Woman Given 30 Years in Mother’s Murder
Posted: August 16, 2010 at 10:29 a.m.
Updated: August 16, 2010 at 12:10 p.m.
FAYETTEVILLE A Washington County woman pleaded guilty Monday to killing her mother.
Delores Jean Eggert, 50, was sentenced to 30 years at the Arkansas Department of Correction for first-degree murder as part of a plea bargain.
Eggert, 50, beat her mother and shot her three times on June 14, 2007, and then burned the body on the family’s rural farm. She had been charged with capital murder, but it was reduced as part of the plea agreement.
“Any murder case is a terrible situation,” Washington County Circuit Judge William Storey told Eggert.
Pauline Devor was 70 when she disappeared. Her husband, Bob Devor, returned home from a business trip on June 15, 2007 to find the house burglarized and his wife gone. Several thousand dollars in bank bags and 14 guns were among the items Bob Devor reported missing.
Bob Devor was arrested Monday on a preliminary charge of hindering apprehension or prosecution. Authorities say he staged the crime scene, lied to mislead investigators, concealed evidence, gave Eggert access to cash and Pauline Devor’s vehicle and assisted her with fleeing Washington County.
“Mr. Devor made statements to a witness for the state within days of the murder of his wife acknowledging his prior knowledge of the murder and cover up of the crime after it was committed, to aid Delores Eggert in avoiding arrest and prosecution,” according to a preliminary report from the Washington County Sheriff’s Office.
Bob Devor also had a sexual relationship with Eggert, his step-daughter, which started in 2005, according to the report.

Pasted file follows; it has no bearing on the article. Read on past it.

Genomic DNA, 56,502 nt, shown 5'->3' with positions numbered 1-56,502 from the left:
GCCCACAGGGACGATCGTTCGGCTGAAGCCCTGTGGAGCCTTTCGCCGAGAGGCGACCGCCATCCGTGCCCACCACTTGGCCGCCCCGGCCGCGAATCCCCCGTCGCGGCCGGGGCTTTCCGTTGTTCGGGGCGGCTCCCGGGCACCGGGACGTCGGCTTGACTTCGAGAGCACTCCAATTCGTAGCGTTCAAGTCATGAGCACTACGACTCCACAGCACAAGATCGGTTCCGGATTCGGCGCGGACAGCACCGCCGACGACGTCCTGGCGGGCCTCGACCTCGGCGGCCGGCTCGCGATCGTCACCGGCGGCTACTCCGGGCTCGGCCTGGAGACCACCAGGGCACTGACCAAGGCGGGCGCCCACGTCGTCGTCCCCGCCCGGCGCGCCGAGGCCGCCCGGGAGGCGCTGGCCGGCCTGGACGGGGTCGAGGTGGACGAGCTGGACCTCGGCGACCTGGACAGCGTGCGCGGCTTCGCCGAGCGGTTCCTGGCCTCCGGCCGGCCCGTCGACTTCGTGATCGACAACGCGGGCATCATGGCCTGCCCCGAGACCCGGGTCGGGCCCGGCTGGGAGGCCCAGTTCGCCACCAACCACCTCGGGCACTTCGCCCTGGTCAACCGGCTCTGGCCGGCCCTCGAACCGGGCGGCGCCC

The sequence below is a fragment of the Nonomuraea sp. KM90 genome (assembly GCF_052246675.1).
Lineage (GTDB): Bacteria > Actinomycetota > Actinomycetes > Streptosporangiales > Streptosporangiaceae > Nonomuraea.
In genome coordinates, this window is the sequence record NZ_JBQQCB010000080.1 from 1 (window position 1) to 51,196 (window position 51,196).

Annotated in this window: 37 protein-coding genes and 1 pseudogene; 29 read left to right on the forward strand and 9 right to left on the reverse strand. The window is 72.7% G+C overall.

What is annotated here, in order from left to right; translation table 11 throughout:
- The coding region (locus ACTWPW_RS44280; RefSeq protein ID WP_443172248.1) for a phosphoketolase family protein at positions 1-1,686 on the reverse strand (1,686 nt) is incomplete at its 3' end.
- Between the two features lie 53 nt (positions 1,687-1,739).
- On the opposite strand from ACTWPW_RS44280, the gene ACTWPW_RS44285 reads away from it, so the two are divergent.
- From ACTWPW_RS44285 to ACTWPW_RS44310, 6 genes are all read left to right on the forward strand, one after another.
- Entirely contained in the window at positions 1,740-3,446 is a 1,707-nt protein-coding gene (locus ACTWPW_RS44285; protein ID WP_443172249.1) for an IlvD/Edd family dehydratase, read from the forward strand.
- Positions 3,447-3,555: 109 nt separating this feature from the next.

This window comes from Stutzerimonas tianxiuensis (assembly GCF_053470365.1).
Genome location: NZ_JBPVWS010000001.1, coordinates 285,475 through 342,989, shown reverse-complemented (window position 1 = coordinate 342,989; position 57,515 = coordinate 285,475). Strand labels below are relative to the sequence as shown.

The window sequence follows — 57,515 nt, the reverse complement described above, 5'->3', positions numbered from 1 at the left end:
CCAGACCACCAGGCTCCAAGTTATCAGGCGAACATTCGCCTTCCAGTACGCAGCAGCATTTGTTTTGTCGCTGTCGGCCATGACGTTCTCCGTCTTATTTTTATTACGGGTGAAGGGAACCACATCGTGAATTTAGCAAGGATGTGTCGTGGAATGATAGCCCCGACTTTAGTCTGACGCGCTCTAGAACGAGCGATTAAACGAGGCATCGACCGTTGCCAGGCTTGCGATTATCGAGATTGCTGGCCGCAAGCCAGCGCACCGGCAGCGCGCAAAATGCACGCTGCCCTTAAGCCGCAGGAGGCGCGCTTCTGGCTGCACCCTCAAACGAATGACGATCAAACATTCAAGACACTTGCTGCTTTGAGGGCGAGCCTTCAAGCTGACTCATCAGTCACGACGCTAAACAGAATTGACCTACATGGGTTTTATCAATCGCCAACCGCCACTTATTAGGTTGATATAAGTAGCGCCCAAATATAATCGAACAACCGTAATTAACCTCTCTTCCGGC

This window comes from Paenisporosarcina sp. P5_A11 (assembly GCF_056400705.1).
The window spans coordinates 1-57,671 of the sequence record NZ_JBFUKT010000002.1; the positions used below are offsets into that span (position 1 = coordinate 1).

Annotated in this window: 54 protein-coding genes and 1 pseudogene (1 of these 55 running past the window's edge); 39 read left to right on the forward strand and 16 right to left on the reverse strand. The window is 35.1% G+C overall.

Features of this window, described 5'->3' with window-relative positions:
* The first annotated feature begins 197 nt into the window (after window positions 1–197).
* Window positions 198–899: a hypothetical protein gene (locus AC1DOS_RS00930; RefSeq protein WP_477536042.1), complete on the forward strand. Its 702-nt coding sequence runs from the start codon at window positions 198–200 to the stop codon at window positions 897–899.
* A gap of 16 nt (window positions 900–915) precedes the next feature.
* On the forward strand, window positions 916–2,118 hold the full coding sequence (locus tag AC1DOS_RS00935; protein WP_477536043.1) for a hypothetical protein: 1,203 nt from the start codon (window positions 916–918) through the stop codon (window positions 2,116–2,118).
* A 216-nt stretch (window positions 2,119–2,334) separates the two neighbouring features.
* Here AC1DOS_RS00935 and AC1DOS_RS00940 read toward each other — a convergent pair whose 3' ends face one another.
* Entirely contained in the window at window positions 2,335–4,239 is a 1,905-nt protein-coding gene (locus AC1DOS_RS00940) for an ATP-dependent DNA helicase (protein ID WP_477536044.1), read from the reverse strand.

“I’m relieved that it’s over,” Chief Deputy Prosecuting Attorney Matt Durrett said. “It was going to take a long time, and it wasn’t going to be easy.”
Durrett said he does not anticipate any other arrests.
Authorities found what appeared to be bullet holes in a wall inside the Devor home, but were not able to get evidence of Devor’s death until an informant came forward.
Monica Bautista told police in 2009 that she helped Eggert plan the murder, lure Devor to the location, kill Devor and burn her body. Bautista is not being charged with a crime, according to Durrett.
Authorities using that information then found what they believe to be minuscule human remains, including charred bones and a couple of dental crowns, on the Devor farm in northwest Washington County, near Cincinnati, in April 2009.
The crowns compare favorably and are consistent with crowns known to be in Devor’s mouth, according to court documents. No other remains have been found.
According to court documents, police had at least four people who were recording phone calls or conversations with Eggert. Eggert told one woman, who was wearing a wire, that she threw some of the remains into a river.
Calls Eggert made from jail were also recorded and letters she sent from jail were seized.
Prosecutors were not seeking the death penalty in Eggert’s case. If she had been convicted of capital murder, Eggert would have receive an automatic life term without parole.
First-degree murder is punishable by 10 to 40 years or life in prison.